The human voice is truly a magnificent, crafty instrument. With just a few notes sung, a certain kind of voice can either soothe the soul or stir you to action. With a bit of practice, a voice can hit celestial, beautiful high notes or gravelly, rumbling low notes. A voice can convey alarm or confidence in its tone and can identify a person in just a few syllables.
Blind Nigerian American soul singer Blessing Offor has the sort of unique, expressive voice that impressed the judges on the talent show "The Voice" and just begs to be given a selection of songs that make use of his wonderful gift. With a tone that brings to mind such musical luminaries as Bill Withers ("Lean On Me", "Just The Two Of Us") and John Legend ("Ordinary People"), Offor has already sung with notable artists like Chris Tomlin and is rapidly making inroads with both his unique backstory (it's worth looking up online) and his mature songwriting.
His first formal outing of songs, the Brighter Days EP is a smooth, yet stately batch of tunes that nimbly feature Offor's voice against a fine selection of melodies. Opening track "Tin Roof" is a gentle, surprisingly down-beat ode to Offor's childhood in Nigeria but builds in a Gospel music style that finds Offor hitting a few select falsetto notes that add a pinch of spice to a mellow, moving affair. Second song "Little Bird" continues the Sunday morning feeling with a great set of metaphorical lyrics sung from the Lord's perspective: "I don't want the colors that you're flashin' / I know that's what everybody sees / Freedom all alone well that's a way to never show / Anybody what's really underneath / No little bird that ain't what it means / Freedom all alone well that's a cage all its own / Yeah freedom on your own ain't really free / No little bird won't you come on down to me."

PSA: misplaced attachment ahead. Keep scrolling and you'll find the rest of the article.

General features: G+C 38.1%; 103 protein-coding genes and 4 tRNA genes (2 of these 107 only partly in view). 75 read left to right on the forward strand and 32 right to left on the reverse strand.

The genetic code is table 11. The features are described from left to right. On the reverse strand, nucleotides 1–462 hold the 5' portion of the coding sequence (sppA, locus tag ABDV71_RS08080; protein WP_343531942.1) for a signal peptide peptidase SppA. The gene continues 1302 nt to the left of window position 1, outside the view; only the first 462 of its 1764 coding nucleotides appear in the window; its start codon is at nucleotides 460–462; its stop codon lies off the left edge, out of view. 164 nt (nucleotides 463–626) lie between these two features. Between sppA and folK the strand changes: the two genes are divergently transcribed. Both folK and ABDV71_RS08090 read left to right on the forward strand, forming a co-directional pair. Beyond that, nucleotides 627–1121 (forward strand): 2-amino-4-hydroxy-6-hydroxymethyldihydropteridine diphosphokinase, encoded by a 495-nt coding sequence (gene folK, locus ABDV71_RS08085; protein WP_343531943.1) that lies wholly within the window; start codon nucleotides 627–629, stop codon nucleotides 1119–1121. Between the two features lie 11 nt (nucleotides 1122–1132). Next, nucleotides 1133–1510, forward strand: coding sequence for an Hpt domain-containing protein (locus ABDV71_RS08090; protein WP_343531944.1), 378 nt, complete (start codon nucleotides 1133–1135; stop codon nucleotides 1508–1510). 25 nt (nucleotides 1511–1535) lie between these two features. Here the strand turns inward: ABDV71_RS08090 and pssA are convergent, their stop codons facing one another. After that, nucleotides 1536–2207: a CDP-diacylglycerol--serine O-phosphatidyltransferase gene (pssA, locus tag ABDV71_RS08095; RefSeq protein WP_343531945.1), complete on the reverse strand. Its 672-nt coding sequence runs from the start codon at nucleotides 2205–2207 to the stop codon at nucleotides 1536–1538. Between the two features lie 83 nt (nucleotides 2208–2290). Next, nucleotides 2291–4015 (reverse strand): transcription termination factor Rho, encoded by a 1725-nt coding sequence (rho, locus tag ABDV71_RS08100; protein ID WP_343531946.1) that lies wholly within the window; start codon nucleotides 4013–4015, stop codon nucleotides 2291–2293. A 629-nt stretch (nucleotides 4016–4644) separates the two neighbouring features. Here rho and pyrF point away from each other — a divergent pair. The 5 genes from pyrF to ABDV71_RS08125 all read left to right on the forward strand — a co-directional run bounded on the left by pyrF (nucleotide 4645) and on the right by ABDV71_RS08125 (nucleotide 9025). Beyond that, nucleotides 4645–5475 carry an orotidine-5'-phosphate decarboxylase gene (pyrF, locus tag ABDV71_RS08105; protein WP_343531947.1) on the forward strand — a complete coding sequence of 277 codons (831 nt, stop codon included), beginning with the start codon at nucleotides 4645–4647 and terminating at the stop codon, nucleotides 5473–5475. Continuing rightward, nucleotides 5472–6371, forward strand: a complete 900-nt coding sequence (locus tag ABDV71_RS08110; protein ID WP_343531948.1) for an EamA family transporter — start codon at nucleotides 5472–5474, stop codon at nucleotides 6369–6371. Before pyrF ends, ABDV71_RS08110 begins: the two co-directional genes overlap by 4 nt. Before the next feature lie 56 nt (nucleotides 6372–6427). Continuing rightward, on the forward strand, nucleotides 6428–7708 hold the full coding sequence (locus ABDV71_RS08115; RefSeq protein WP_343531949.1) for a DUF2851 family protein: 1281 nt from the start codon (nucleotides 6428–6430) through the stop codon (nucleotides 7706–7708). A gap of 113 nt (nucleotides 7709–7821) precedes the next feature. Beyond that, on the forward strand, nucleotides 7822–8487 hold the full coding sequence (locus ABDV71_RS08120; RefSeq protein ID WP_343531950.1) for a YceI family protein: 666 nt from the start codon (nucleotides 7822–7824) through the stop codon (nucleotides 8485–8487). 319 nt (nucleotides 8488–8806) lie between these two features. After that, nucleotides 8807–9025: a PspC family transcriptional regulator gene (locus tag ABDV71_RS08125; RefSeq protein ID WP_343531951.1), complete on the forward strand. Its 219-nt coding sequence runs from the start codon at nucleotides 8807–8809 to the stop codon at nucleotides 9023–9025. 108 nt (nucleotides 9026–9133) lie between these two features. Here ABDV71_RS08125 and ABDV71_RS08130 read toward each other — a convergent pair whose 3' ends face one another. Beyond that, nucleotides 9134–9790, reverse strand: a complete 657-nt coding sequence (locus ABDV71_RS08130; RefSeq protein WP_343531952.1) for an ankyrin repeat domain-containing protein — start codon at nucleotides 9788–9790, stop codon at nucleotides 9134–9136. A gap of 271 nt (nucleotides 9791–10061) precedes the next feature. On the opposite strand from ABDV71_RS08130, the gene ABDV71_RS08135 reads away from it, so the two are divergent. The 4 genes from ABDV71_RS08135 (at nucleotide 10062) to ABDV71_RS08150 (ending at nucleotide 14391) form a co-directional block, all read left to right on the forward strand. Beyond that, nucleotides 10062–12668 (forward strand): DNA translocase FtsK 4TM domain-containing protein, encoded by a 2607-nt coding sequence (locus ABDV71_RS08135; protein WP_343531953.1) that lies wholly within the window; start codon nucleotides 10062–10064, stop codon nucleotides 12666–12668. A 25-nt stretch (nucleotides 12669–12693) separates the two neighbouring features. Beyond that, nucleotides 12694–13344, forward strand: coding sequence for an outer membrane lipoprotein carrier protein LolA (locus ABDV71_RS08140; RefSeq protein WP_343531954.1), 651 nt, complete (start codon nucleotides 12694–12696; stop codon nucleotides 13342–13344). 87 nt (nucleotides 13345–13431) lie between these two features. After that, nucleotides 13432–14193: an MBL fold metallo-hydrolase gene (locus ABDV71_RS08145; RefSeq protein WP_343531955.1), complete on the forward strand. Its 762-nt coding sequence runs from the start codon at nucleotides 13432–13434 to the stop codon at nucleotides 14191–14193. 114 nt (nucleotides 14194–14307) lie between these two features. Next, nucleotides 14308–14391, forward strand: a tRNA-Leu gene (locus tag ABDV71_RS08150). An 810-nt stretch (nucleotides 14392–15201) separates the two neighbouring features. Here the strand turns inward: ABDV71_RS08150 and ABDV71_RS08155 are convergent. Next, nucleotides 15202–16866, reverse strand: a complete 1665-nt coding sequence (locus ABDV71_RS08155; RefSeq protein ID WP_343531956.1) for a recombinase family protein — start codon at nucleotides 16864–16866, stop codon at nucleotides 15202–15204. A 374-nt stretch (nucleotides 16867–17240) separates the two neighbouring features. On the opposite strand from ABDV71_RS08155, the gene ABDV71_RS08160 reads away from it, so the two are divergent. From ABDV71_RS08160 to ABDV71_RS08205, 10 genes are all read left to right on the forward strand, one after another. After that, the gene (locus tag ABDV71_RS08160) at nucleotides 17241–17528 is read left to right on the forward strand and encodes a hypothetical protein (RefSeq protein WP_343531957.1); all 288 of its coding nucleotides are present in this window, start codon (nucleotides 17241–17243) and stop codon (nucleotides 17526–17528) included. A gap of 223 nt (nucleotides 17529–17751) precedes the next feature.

The title track is the powerhouse moment of this set of songs, and is the sort of widely appealing thematic song that is sure to find a broad audience in these troubled times we find ourselves in. Though the "brighter days" theme is perhaps overdone in popular music over the years, there will always be a need and hunger for uplifting songs, and Blessing Offor sings this encouraging, tuneful song with a conviction that is moving. Against the current backdrop of war and pandemic, "Brighter Days" is a song that hits a bit harder than it might otherwise.
The remaining songs on the EP are perhaps a step down from that dynamo song, but each brings a new angle to the artist. The best of this bunch is closing tune "Love Something," which has a nice "Broadway musical closing number" feel and ends this first outing on a poignant note. Blessing Offor has a unique voice and story, and his expressive vocal delivery raises any song he sings to another level. He is the sort of artist that could sing the phone book (as the old rock and roll critic cliché' goes) and still have it move you.- Review date: 2/27/22, written by Alex Caldwell of Jesusfreakhideout.com
Record Label: Sparrow Records / Bowyer & Bow / Capitol CMG
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